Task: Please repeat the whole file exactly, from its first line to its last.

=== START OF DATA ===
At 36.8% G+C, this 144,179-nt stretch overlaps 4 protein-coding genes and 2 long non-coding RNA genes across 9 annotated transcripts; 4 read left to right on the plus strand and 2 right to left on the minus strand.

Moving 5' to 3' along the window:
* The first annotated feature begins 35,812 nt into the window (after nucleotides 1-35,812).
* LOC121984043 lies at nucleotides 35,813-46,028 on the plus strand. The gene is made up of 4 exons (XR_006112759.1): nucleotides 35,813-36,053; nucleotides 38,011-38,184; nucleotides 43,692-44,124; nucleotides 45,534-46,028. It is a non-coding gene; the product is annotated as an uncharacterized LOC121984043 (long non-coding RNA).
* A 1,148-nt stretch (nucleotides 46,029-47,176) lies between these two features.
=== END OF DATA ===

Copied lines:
At 36.8% G+C, this 144,179-nt stretch overlaps 4 protein-coding genes and 2 long non-coding RNA genes across 9 annotated transcripts; 4 read left to right on the plus strand and 2 right to left on the minus strand.

Moving 5' to 3' along the window:
* The first annotated feature begins 35,812 nt into the window (after nucleotides 1-35,812).
* LOC121984043 lies at nucleotides 35,813-46,028 on the plus strand. The gene is made up of 4 exons (XR_006112759.1): nucleotides 35,813-36,053; nucleotides 38,011-38,184; nucleotides 43,692-44,124; nucleotides 45,534-46,028. It is a non-coding gene; the product is annotated as an uncharacterized LOC121984043 (long non-coding RNA).
* A 1,148-nt stretch (nucleotides 46,029-47,176) lies between these two features.